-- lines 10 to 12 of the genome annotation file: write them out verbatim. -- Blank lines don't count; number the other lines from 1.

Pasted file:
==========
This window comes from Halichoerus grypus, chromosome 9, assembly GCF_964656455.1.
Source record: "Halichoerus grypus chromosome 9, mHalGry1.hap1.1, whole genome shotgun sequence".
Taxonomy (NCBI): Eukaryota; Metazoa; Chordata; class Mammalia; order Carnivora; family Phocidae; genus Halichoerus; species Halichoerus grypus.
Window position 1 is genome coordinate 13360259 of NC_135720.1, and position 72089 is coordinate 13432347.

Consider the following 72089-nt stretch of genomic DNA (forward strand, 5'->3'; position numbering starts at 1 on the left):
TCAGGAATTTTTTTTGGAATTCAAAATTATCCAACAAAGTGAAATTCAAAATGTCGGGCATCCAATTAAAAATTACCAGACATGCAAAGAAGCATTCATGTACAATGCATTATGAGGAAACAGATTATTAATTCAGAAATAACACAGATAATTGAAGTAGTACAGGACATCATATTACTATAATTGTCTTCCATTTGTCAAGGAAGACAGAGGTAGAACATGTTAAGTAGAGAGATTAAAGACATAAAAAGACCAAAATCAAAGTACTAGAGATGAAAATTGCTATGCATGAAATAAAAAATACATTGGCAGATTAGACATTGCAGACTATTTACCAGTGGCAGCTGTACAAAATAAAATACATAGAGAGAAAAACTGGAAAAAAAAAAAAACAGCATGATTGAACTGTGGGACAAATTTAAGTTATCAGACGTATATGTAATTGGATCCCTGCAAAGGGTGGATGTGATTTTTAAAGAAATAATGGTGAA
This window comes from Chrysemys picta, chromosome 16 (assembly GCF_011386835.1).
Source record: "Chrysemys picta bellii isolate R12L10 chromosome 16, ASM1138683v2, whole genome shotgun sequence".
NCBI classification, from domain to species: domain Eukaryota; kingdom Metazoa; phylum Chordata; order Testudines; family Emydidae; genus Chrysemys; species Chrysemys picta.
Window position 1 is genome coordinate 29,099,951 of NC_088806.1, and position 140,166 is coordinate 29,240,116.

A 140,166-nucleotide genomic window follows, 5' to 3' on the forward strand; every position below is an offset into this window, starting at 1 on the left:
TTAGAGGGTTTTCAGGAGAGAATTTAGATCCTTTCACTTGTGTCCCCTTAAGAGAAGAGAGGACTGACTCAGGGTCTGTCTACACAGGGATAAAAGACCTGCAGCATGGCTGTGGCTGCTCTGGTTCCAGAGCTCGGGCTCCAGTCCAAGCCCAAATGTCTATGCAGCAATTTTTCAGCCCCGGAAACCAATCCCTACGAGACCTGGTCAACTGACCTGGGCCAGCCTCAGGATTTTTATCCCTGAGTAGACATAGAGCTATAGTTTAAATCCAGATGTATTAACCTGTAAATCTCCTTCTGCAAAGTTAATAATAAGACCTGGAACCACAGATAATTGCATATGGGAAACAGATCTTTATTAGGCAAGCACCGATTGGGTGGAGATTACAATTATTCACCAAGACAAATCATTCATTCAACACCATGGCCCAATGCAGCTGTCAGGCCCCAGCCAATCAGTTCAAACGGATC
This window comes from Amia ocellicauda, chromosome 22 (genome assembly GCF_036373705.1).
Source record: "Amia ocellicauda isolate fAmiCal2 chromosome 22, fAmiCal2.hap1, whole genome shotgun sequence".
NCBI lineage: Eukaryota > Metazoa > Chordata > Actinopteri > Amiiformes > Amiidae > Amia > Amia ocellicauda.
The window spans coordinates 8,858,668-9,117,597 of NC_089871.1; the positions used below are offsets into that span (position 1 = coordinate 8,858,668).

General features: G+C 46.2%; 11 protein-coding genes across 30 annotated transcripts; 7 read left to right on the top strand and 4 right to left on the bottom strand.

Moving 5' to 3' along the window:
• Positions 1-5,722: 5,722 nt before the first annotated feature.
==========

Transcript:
Window position 1 is genome coordinate 29,099,951 of NC_088806.1, and position 140,166 is coordinate 29,240,116.

A 140,166-nucleotide genomic window follows, 5' to 3' on the forward strand; every position below is an offset into this window, starting at 1 on the left:
TTAGAGGGTTTTCAGGAGAGAATTTAGATCCTTTCACTTGTGTCCCCTTAAGAGAAGAGAGGACTGACTCAGGGTCTGTCTACACAGGGATAAAAGACCTGCAGCATGGCTGTGGCTGCTCTGGTTCCAGAGCTCGGGCTCCAGTCCAAGCCCAAATGTCTATGCAGCAATTTTTCAGCCCCGGAAACCAATCCCTACGAGACCTGGTCAACTGACCTGGGCCAGCCTCAGGATTTTTATCCCTGAGTAGACATAGAGCTATAGTTTAAATCCAGATGTATTAACCTGTAAATCTCCTTCTGCAAAGTTAATAATAAGACCTGGAACCACAGATAATTGCATATGGGAAACAGATCTTTATTAGGCAAGCACCGATTGGGTGGAGATTACAATTATTCACCAAGACAAATCATTCATTCAACACCATGGCCCAATGCAGCTGTCAGGCCCCAGCCAATCAGTTCAAACGGATC